Bono’s injury should be a cautionary tale for any who frequently ride their bikes in Central Park or around New York City. In 2013 alone, 4,045 cyclists suffered injuries and 10 died from bicycling accidents in New York City. While some accidents may be the fault of the injured cyclists, many are the result of another party’s negligence. In these instances, many cyclists fail to understand their legal rights and don’t realize they can receive compensation for their losses.

When cyclists are in an accident and suffer major injuries, they may be able to receive compensation for any financial losses by filing a lawsuit. Cyclists may have grounds for compensation if their injury was caused due to another individual or entity’s negligence. For instance, a cyclist might have grounds for a claim if they were biking through central park and hit an unpaved crack on the bike path that led to a major injury, due to the fact that it’s the city’s job to ensure the bike path is properly maintained. While negligence is essential for a lawsuit, injured cyclists must also be able to prove that the negligence involved was directly responsible for their accident and injury. Consequently, individuals who have suffered financial harm following a bicycle accident should seek the counsel of an experienced attorney who can help them identify their legal options.

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On Thursday November 6, a New York City-bound bus crashed into a disabled car and a tractor-trailer on I-81 outside of Syracuse. The crash left 27 passengers injured, including the driver of the bus, who is currently in critical condition. According to Newsday, none of the injuries sustained in the crash were fatal.

The bus, owned by Pine Hill Trailways, was traveling toward New York City from Toronto when it crashed into a recently wrecked car at 2:30 am. The car had just hit a guard rail when the bus crashed into it. Upon hitting the car, the bus then crashed into the rear of a tractor-trailer that had pulled over after its driver decided to assist the car that had hit the guard rail. The bus then drifted to a stop in the left lane.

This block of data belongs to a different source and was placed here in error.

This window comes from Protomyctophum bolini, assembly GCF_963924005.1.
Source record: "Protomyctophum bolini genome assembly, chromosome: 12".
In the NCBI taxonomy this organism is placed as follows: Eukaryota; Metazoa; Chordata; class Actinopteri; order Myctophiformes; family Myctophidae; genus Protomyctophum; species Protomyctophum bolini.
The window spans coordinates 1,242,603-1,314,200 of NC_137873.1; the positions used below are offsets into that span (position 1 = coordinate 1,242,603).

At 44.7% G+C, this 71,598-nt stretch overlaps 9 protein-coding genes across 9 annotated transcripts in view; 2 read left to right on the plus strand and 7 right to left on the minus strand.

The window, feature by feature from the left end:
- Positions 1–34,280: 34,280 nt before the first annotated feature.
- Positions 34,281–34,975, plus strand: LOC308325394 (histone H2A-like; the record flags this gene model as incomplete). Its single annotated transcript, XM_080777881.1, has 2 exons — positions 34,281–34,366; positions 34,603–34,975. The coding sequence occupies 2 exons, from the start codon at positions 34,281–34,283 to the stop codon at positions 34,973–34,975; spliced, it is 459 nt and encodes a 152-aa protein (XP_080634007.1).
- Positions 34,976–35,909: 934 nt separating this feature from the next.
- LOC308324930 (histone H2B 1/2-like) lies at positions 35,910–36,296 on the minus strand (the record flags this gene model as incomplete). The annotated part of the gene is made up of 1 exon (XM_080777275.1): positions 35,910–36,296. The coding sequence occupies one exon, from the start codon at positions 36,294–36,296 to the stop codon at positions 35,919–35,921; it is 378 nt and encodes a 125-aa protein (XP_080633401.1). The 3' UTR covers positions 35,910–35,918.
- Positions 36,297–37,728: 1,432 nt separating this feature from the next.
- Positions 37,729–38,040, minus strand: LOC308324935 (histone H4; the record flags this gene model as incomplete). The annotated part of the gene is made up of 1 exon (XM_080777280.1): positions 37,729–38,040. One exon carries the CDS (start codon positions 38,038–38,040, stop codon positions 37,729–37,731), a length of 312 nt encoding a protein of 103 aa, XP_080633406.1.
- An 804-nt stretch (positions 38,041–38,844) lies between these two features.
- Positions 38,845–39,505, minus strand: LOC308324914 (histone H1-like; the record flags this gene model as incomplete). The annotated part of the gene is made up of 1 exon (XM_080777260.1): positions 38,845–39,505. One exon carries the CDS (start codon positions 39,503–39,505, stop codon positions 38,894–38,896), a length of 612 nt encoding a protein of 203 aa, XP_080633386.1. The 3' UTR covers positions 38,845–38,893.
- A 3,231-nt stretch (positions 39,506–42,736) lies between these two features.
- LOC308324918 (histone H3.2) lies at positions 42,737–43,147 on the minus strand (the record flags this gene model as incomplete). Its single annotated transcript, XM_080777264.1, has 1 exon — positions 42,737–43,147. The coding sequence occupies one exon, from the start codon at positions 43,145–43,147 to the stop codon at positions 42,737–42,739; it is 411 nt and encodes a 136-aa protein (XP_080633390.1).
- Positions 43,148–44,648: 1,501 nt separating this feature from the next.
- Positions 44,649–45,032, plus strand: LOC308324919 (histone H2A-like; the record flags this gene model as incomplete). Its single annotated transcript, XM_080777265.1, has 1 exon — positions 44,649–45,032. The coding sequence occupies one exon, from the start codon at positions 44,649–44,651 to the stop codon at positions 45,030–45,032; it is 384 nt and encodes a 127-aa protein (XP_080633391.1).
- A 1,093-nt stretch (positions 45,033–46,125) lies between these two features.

Following the crash, emergency crews arrived on the scene to assist injured passengers and the bus driver. Reportedly, it took two hours for emergency personnel to extricate the bus driver, Kelvin Sharpe Sr., from the crushed front end of the bus; Mr. Sharpe is reportedly in critical condition at Syracuse hospital. While no other fatalities were reported, the 26 injured passengers of the bus reported numerous lower extremity, chest, back, and facial injuries. Due to the large amount of individuals injured in the crash, authorities have deemed it a “Mass Casualty Incident.”

Police have reported that the driver of the disabled car, 36-year-old Robert Tarbell, was intoxicated at the time of the incident. Mr. Tarbell was arrested and charged for driving while intoxicated; he is currently being held in the Onondaga County Jail on $15,000 bail. The presence of alcohol in the crash presents an interesting legal precedent as injured passengers may be able to file personal injury claims against more than one party.

Passengers who were injured in the bus crash may have grounds to file lawsuits against the intoxicated driver whose disabled car led to the crash. In order to have grounds to receive compensation from the drunk driver, injured passengers must be able to prove that they suffered either financial or emotional hardships resulting from the accident. Additionally, injured passengers must be able to prove that their injury occurred as a direct result of the intoxicated driver’s negligence.

The passengers injured in the bus crash may also be able to file a claim against the bus company. To have a case against the bus company the injured individual must be able to prove that negligence on behalf of the driver or the company itself led to the crash and their subsequent injury. For instance, if there is evidence that driver inattention, driver error, defective parts, or mechanical error led to the accident, injured passengers may have grounds for a lawsuit. As with above paragraph, however, the injured passenger must be able to prove that they suffered a serious financial or emotional hardship and that the negligence of the driver or busing company led directly to their injury. For instance, if the bus had a defect, but the defect did not cause the accident and subsequent injury to the passenger, they’d likely not have grounds to file a claim.